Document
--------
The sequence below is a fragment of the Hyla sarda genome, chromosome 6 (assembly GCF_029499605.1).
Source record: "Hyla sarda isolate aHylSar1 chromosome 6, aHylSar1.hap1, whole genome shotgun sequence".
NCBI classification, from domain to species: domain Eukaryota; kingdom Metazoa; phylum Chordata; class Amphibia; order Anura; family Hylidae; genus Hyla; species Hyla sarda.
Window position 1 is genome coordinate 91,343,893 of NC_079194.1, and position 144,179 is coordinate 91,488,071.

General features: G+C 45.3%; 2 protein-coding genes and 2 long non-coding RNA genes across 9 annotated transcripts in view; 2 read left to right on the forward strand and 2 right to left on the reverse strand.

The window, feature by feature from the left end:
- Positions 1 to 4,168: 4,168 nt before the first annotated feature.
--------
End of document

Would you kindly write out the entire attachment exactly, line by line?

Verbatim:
The sequence below is a fragment of the Hyla sarda genome, chromosome 6 (assembly GCF_029499605.1).
Source record: "Hyla sarda isolate aHylSar1 chromosome 6, aHylSar1.hap1, whole genome shotgun sequence".
NCBI classification, from domain to species: domain Eukaryota; kingdom Metazoa; phylum Chordata; class Amphibia; order Anura; family Hylidae; genus Hyla; species Hyla sarda.
Window position 1 is genome coordinate 91,343,893 of NC_079194.1, and position 144,179 is coordinate 91,488,071.

General features: G+C 45.3%; 2 protein-coding genes and 2 long non-coding RNA genes across 9 annotated transcripts in view; 2 read left to right on the forward strand and 2 right to left on the reverse strand.

The window, feature by feature from the left end:
- Positions 1 to 4,168: 4,168 nt before the first annotated feature.